Something to work on. He was also RX'ed as having several developmental delays, but he began OT/PT/ST really early, like around his third birthday...so he's closed the gap in many of those areas, and is close in others.

jrc1963 posted 2/17/2014 21:33 PM

There are a million little things like that, where I can tell that he's 100% trying to get a reaction out of me. I try not to give in, but when it's so relentless...

This is the absolute worst! My students do the same... and "Planned ignoring" (not giving them a reaction) just never seems to work... they will just keep doing something, anything, to get you to react.

I wish I knew what drove this behavior... I keep researching to try to find out.

I'll let you know if I ever find an answer.

cmego posted 2/17/2014 21:35 PM

My ADHD/OCD child is 10.5. I'd say around year 8 was the worst. She was driving me crazy, and not to mention that I was going through a separation and so many changes were affecting everyone.

I continued to switch docs/therapists until I found a good fit. I also decided to medicate her and after many different changes, we have settled into a good combination now. This year has been the best that we have had. She takes Zoloft/Strattera and something that helps her sleep/eat better (another anti-depressant). She focuses much better. Although she can drive me crazy when she is nervous or excited/anxious, overall she is much better.

So, I get where you are. It helps that I have 90% custody and a very stable set schedule.

Timers are your friend. Frequent breaks. 15 minutes of homework then 5 minutes of running around, then 15 minutes of homework. they thrive with limits and timers.

hang in there!

Ascendant posted 2/17/2014 21:53 PM

This is the absolute worst! My students do the same... and "Planned ignoring" (not giving them a reaction) just never seems to work... they will just keep doing something, anything, to get you to react.
Right! And as is the case with many ADHD kids, they are usually ridiculously intelligent, and so they are clever enough to do things that they can excuse as an accident...
Timers are your friend. Frequent breaks. 15 minutes of homework then 5 minutes of running around, then 15 minutes of homework. they thrive with limits and timers
We stumbled upon the timer thing on our own...the only issue I have with timers is that my son, instead of worrying about what's at hand, spends every two seconds asking how much time he has left. He's always been like that...if he's doing homework right now, he's asking about the babysitter tomorrow...if he is getting on the bus to school, he's wondering about lunch on Saturday. All over the place.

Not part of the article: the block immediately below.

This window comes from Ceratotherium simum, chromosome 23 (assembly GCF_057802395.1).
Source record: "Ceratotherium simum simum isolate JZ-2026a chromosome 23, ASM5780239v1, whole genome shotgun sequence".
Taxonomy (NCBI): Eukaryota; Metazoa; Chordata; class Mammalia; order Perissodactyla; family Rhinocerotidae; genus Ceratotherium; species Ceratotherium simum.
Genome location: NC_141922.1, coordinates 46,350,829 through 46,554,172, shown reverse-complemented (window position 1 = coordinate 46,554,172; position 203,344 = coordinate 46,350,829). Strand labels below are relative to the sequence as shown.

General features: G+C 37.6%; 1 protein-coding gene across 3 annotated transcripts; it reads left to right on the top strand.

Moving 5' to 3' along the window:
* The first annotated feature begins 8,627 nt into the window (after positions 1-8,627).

jrc1963 posted 2/17/2014 22:01 PM

FP... they have timers that are good for visual people... that actually shows the count downs in various visual forms...

Check for them in the teacher stores.

nowiknow23 posted 2/17/2014 22:03 PM

He's always been like that...if he's doing homework right now, he's asking about the babysitter tomorrow...if he is getting on the bus to school, he's wondering about lunch on Saturday. All over the place.
Yep - seemingly random connections, no segues, no obviously logical train of thought. It is both fascinating and maddening.

And it does get better. My DS is 20, and he is no longer medicated for ADHD. He functions so much better than even 5 years ago. Hang in there.

Jrazz posted 2/18/2014 00:00 AM

My DD is almost 4, and I wonder about this exact thing. Her dad has ADD and is on medication for it. I know that 4 is pretty young to expect much focus, but she is on another PLANET when I ask her to do anything. It's so hard to mentally pull her back into the room with me for anything.

Her pediatrician is keeping an eye on it. She has a couple other sensitivity flags, according to ped, like an aversion to being touched that she has had since infancy. The fact that she seems overwhelmed by things ranging from hugs to the texture of blankets and tags on her clothes are pretty significant. It doesn't keep her from socializing but we had to teach her to ask people for space when they insist on a hug she is reluctant to give. She can't have anything touching her in her bed - sheets, stuffed animals... and she can rarely sleep in the same bed with someone. She never wanted to be held... just left alone. She will hug but you can tell she is trying to overcome her discomfort. DD is brilliant and sweet, and perfect just the way she is, but sometimes I lose my cool when she won't listen and I have to remember that she may be avoiding me by compulsion rather than disobedience. She's never experienced anything physically traumatic other than playground bumps and bruises.

I completely get the whole losing your cool and then feeling like crap later. I hope that you and your son get the support you both need to make the day to day things easier.

You're a good dad. You love him and want what's best for him. It sounds like you put your heart and soul into him - don't be so hard on yourself.